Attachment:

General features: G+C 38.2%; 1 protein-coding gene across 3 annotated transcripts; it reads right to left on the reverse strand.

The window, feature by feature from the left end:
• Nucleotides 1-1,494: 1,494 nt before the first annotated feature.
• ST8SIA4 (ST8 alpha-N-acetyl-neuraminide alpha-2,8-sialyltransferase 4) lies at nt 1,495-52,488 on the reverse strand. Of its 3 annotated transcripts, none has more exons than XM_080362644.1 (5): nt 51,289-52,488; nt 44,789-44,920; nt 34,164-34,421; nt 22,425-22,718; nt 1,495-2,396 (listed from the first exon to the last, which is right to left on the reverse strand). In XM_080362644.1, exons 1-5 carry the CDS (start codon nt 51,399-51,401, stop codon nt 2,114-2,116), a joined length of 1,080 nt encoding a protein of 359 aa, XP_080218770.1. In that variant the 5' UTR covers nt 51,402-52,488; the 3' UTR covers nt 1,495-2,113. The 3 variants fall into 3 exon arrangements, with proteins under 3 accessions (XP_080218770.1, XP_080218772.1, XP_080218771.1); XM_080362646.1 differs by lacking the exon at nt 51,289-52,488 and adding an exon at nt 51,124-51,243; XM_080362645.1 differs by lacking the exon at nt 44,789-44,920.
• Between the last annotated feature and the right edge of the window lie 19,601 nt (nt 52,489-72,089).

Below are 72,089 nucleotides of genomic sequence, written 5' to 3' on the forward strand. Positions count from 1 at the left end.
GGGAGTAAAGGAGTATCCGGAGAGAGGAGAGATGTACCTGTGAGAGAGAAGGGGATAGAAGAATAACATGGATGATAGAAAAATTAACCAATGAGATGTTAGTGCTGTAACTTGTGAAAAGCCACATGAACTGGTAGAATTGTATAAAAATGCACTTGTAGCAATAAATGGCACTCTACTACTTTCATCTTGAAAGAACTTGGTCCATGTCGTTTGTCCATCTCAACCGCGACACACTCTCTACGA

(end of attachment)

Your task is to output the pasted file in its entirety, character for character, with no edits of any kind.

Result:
General features: G+C 38.2%; 1 protein-coding gene across 3 annotated transcripts; it reads right to left on the reverse strand.

The window, feature by feature from the left end:
• Nucleotides 1-1,494: 1,494 nt before the first annotated feature.
• ST8SIA4 (ST8 alpha-N-acetyl-neuraminide alpha-2,8-sialyltransferase 4) lies at nt 1,495-52,488 on the reverse strand. Of its 3 annotated transcripts, none has more exons than XM_080362644.1 (5): nt 51,289-52,488; nt 44,789-44,920; nt 34,164-34,421; nt 22,425-22,718; nt 1,495-2,396 (listed from the first exon to the last, which is right to left on the reverse strand). In XM_080362644.1, exons 1-5 carry the CDS (start codon nt 51,399-51,401, stop codon nt 2,114-2,116), a joined length of 1,080 nt encoding a protein of 359 aa, XP_080218770.1. In that variant the 5' UTR covers nt 51,402-52,488; the 3' UTR covers nt 1,495-2,113. The 3 variants fall into 3 exon arrangements, with proteins under 3 accessions (XP_080218770.1, XP_080218772.1, XP_080218771.1); XM_080362646.1 differs by lacking the exon at nt 51,289-52,488 and adding an exon at nt 51,124-51,243; XM_080362645.1 differs by lacking the exon at nt 44,789-44,920.
• Between the last annotated feature and the right edge of the window lie 19,601 nt (nt 52,489-72,089).

Below are 72,089 nucleotides of genomic sequence, written 5' to 3' on the forward strand. Positions count from 1 at the left end.
GGGAGTAAAGGAGTATCCGGAGAGAGGAGAGATGTACCTGTGAGAGAGAAGGGGATAGAAGAATAACATGGATGATAGAAAAATTAACCAATGAGATGTTAGTGCTGTAACTTGTGAAAAGCCACATGAACTGGTAGAATTGTATAAAAATGCACTTGTAGCAATAAATGGCACTCTACTACTTTCATCTTGAAAGAACTTGGTCCATGTCGTTTGTCCATCTCAACCGCGACACACTCTCTACGA